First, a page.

In an affidavit, the Centre said the DCGI has communicated to all state drugs controllers to take strict action against hoarding and black marketing of drugs like remdesivir
New Delhi: All states must ensure special teams at different levels to mercilessly clamp down on hoarding and black marketing of drugs during the COVID-19 pandemic and send a clear message that trading in human miseries shall not be tolerated, the Centre has told the Supreme Court.
In an affidavit filed in the apex court, the Centre has said the Drugs Controller General of India (DCGI) had communicated to all state drugs controllers (SDCs) that there should be zero tolerance to any kind of hoarding or black marketing of drugs and also to instruct their enforcement staff to keep strict vigil and take stringent action.
It said the Ministry of Health and Family Welfare has requested the state governments to take all necessary measures to stop black marketing or hoarding of drugs under the provisions of the Drugs and Cosmetics Act, The Essential Commodities Act and other applicable rules and regulations.
The question of black marketing is essentially dealt with sternly by use of police administration and local state administration.
“Law and order being a state subject all state governments must ensure special teams at state, district and taluka levels to mercilessly clamp down on any illegal hoarding or black marketing and send a clear message that trading in human miseries shall not be tolerated under any circumstances,” the Centre has said in its affidavit.
It said that enforcement actions have been taken in 157 cases across the country, which include lodging of FIRs and arresting those involved in such activities.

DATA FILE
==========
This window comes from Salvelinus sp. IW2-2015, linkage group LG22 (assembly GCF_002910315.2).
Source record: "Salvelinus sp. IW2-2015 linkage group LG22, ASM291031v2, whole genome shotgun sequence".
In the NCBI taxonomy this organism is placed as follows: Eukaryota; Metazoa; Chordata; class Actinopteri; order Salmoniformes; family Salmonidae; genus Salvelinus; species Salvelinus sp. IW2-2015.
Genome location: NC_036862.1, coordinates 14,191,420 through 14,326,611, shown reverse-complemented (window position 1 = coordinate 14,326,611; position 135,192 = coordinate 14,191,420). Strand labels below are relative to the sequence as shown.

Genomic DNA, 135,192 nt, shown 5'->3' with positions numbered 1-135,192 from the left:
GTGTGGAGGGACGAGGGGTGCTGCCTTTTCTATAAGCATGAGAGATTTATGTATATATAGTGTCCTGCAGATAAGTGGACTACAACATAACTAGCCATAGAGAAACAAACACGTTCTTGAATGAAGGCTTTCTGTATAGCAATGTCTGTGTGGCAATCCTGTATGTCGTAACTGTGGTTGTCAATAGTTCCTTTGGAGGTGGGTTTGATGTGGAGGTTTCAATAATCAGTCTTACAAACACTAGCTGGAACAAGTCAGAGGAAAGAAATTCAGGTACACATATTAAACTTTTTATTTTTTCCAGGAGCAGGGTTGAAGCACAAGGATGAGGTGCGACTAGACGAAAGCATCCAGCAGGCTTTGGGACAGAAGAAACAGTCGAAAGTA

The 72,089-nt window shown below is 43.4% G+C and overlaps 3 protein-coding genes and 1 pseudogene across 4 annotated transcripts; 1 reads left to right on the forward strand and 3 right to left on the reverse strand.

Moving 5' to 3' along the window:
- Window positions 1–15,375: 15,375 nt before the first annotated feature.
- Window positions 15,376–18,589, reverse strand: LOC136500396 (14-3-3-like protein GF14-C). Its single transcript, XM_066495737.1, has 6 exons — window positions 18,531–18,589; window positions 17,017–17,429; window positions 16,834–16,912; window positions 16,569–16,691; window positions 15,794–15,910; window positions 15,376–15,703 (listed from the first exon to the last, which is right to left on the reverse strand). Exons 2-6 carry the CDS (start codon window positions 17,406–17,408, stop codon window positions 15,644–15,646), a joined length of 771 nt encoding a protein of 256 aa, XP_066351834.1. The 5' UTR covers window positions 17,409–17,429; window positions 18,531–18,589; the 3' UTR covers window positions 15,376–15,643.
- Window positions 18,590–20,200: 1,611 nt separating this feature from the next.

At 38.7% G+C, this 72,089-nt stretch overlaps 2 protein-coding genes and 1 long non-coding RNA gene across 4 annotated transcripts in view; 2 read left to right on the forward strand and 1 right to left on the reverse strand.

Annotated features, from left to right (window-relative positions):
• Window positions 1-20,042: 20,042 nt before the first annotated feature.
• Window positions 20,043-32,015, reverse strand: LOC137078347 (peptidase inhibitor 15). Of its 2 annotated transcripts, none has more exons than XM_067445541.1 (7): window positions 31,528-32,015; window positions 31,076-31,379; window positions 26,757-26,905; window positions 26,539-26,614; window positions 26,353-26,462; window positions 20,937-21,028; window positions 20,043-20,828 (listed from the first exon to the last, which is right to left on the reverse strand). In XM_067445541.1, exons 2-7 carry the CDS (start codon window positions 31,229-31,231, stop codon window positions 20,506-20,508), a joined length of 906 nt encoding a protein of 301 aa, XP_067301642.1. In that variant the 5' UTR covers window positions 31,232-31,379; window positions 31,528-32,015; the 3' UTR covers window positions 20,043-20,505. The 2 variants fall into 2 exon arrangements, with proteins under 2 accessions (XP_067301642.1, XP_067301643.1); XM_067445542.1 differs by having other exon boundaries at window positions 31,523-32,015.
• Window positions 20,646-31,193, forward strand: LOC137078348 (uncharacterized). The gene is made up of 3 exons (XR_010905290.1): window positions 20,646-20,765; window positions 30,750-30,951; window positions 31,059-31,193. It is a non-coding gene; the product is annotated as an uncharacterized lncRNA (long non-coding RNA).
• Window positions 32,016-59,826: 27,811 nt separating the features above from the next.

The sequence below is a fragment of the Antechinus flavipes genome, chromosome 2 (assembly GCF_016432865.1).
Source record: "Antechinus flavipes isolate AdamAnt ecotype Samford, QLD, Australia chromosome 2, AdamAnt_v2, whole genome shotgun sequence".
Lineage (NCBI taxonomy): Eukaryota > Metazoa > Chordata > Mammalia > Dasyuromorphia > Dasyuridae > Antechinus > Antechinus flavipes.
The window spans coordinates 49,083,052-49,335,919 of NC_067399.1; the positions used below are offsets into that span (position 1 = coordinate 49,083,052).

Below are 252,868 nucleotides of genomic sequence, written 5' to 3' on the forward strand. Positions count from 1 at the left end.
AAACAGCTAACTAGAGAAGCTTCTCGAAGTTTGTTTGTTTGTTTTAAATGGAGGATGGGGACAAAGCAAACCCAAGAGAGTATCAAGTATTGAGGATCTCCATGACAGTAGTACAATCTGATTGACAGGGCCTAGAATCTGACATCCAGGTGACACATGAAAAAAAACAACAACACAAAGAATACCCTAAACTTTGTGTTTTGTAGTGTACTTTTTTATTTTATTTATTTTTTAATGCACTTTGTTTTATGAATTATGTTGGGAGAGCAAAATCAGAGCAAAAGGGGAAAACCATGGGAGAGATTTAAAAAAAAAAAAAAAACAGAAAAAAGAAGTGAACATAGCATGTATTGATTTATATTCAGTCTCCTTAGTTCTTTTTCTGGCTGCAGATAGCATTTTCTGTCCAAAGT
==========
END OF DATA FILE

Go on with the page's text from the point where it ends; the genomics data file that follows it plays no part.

A bench headed by Justice DY Chandrachud, which is hearing a suo motu case for ensuring distribution of essential supplies and services during the pandemic, had on 30 April flagged the issue of black marketing of drugs.
In its affidavit filed in the top court, the Centre has said that sale and distribution of drugs are regulated under the Drugs and Cosmetics Act, 1940 and the Drugs Rules, 1945 by the state licensing authorities (SLAs) appointed by the state governments.
DCGI has taken a number of measures to check any hoarding and black marketing of drugs. DCGI had instructed all state drugs controllers (SDCs) on April 10, 2021 to conduct special investigation drive to prevent hoarding/black marketing on Remdesivir in the country and action taken is being followed up by the CDSCO (Central Drugs Standards Control Organisation) regularly, it said.
On 24 April, DCGI had communicated to all the SDCs that there should be zero tolerance to any kind of hoarding/black marketing of drugs and again asked to instruct their enforcement staff to keep strict vigil at the sensitive places and to take stringent action against black marketing/ hoarding of drugs, it said.
It said CDSCO has also collected information from the SDCs regarding details of the enforcement actions taken in this regard.
The enforcement actions have been taken in 157 cases in various places across the country, which include actions like filing cases/ lodging FIRs, arresting people involved in such activities, etc, the affidavit said.
The apex court, in its 30 April order, had said that black marketing of critical COVID-19 drugs and oxygen was a condemnable attempt to exploit peoples’ misery.
It had directed the Centre to consider constituting a special team to identify and prosecute such offenders.
The apex court had also noted that several critical drugs such as Remdesivir and Tocilizumab, were being sold at significantly inflated prices or in fake form.
“This is a condemnable attempt to exploit peoples’ misery and profit from their helplessness,” the apex court had said.
“In order to clamp down on this practice, the Central Government can consider constituting a special team to identify and prosecute those who: (a) sell medical grade oxygen/ COVID-19 medicines at exorbitant prices; and (b) sell fake substances and recover the concerning substances,” it had said.
The Centre had earlier told the top court that hoarding or black marketing is a serious menace and heinous offence apart from being an unpardonable act of trading in human miseries.
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